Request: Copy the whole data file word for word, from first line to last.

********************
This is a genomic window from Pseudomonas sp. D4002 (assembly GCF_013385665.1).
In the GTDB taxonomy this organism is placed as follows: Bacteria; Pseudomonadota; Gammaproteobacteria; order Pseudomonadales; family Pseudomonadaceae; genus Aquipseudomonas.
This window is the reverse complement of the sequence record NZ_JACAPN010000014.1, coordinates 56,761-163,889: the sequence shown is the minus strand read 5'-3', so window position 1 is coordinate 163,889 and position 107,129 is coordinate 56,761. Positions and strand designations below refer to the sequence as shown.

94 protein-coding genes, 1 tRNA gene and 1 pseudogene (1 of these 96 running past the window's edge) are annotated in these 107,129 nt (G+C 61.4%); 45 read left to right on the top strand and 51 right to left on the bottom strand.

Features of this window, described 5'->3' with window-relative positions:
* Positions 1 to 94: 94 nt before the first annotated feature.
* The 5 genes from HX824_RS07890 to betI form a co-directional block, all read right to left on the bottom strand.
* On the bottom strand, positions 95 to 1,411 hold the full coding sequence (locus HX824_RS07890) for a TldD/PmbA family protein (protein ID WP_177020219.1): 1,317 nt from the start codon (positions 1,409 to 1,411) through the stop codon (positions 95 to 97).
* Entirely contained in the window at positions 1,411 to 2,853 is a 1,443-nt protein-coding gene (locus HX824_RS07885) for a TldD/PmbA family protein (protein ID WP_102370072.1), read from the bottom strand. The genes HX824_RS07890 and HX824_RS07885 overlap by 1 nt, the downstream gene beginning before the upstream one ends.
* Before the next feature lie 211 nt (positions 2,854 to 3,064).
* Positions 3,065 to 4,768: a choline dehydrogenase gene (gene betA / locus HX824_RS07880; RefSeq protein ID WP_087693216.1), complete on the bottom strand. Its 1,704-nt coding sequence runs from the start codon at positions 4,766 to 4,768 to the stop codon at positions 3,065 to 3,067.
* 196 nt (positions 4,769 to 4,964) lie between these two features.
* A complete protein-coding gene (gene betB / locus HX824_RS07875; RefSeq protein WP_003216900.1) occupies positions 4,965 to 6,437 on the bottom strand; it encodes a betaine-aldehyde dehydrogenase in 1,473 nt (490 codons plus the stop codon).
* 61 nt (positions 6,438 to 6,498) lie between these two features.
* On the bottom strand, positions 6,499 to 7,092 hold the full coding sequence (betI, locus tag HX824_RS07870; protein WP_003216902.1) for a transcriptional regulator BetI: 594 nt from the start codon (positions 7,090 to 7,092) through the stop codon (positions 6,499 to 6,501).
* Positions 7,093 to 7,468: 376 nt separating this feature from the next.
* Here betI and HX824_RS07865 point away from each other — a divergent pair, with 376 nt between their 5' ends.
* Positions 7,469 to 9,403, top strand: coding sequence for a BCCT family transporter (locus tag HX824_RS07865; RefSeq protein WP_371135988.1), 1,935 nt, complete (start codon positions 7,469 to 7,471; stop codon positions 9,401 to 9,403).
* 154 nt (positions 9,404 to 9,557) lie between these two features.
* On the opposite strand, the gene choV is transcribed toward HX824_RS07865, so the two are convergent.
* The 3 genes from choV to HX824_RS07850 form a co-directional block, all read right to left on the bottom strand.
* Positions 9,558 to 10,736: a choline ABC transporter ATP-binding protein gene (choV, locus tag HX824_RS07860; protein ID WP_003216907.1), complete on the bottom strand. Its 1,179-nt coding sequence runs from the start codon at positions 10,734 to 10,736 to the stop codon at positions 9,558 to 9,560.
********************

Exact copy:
This is a genomic window from Pseudomonas sp. D4002 (assembly GCF_013385665.1).
In the GTDB taxonomy this organism is placed as follows: Bacteria; Pseudomonadota; Gammaproteobacteria; order Pseudomonadales; family Pseudomonadaceae; genus Aquipseudomonas.
This window is the reverse complement of the sequence record NZ_JACAPN010000014.1, coordinates 56,761-163,889: the sequence shown is the minus strand read 5'-3', so window position 1 is coordinate 163,889 and position 107,129 is coordinate 56,761. Positions and strand designations below refer to the sequence as shown.

94 protein-coding genes, 1 tRNA gene and 1 pseudogene (1 of these 96 running past the window's edge) are annotated in these 107,129 nt (G+C 61.4%); 45 read left to right on the top strand and 51 right to left on the bottom strand.

Features of this window, described 5'->3' with window-relative positions:
* Positions 1 to 94: 94 nt before the first annotated feature.
* The 5 genes from HX824_RS07890 to betI form a co-directional block, all read right to left on the bottom strand.
* On the bottom strand, positions 95 to 1,411 hold the full coding sequence (locus HX824_RS07890) for a TldD/PmbA family protein (protein ID WP_177020219.1): 1,317 nt from the start codon (positions 1,409 to 1,411) through the stop codon (positions 95 to 97).
* Entirely contained in the window at positions 1,411 to 2,853 is a 1,443-nt protein-coding gene (locus HX824_RS07885) for a TldD/PmbA family protein (protein ID WP_102370072.1), read from the bottom strand. The genes HX824_RS07890 and HX824_RS07885 overlap by 1 nt, the downstream gene beginning before the upstream one ends.
* Before the next feature lie 211 nt (positions 2,854 to 3,064).
* Positions 3,065 to 4,768: a choline dehydrogenase gene (gene betA / locus HX824_RS07880; RefSeq protein ID WP_087693216.1), complete on the bottom strand. Its 1,704-nt coding sequence runs from the start codon at positions 4,766 to 4,768 to the stop codon at positions 3,065 to 3,067.
* 196 nt (positions 4,769 to 4,964) lie between these two features.
* A complete protein-coding gene (gene betB / locus HX824_RS07875; RefSeq protein WP_003216900.1) occupies positions 4,965 to 6,437 on the bottom strand; it encodes a betaine-aldehyde dehydrogenase in 1,473 nt (490 codons plus the stop codon).
* 61 nt (positions 6,438 to 6,498) lie between these two features.
* On the bottom strand, positions 6,499 to 7,092 hold the full coding sequence (betI, locus tag HX824_RS07870; protein WP_003216902.1) for a transcriptional regulator BetI: 594 nt from the start codon (positions 7,090 to 7,092) through the stop codon (positions 6,499 to 6,501).
* Positions 7,093 to 7,468: 376 nt separating this feature from the next.
* Here betI and HX824_RS07865 point away from each other — a divergent pair, with 376 nt between their 5' ends.
* Positions 7,469 to 9,403, top strand: coding sequence for a BCCT family transporter (locus tag HX824_RS07865; RefSeq protein WP_371135988.1), 1,935 nt, complete (start codon positions 7,469 to 7,471; stop codon positions 9,401 to 9,403).
* 154 nt (positions 9,404 to 9,557) lie between these two features.
* On the opposite strand, the gene choV is transcribed toward HX824_RS07865, so the two are convergent.
* The 3 genes from choV to HX824_RS07850 form a co-directional block, all read right to left on the bottom strand.
* Positions 9,558 to 10,736: a choline ABC transporter ATP-binding protein gene (choV, locus tag HX824_RS07860; protein ID WP_003216907.1), complete on the bottom strand. Its 1,179-nt coding sequence runs from the start codon at positions 10,734 to 10,736 to the stop codon at positions 9,558 to 9,560.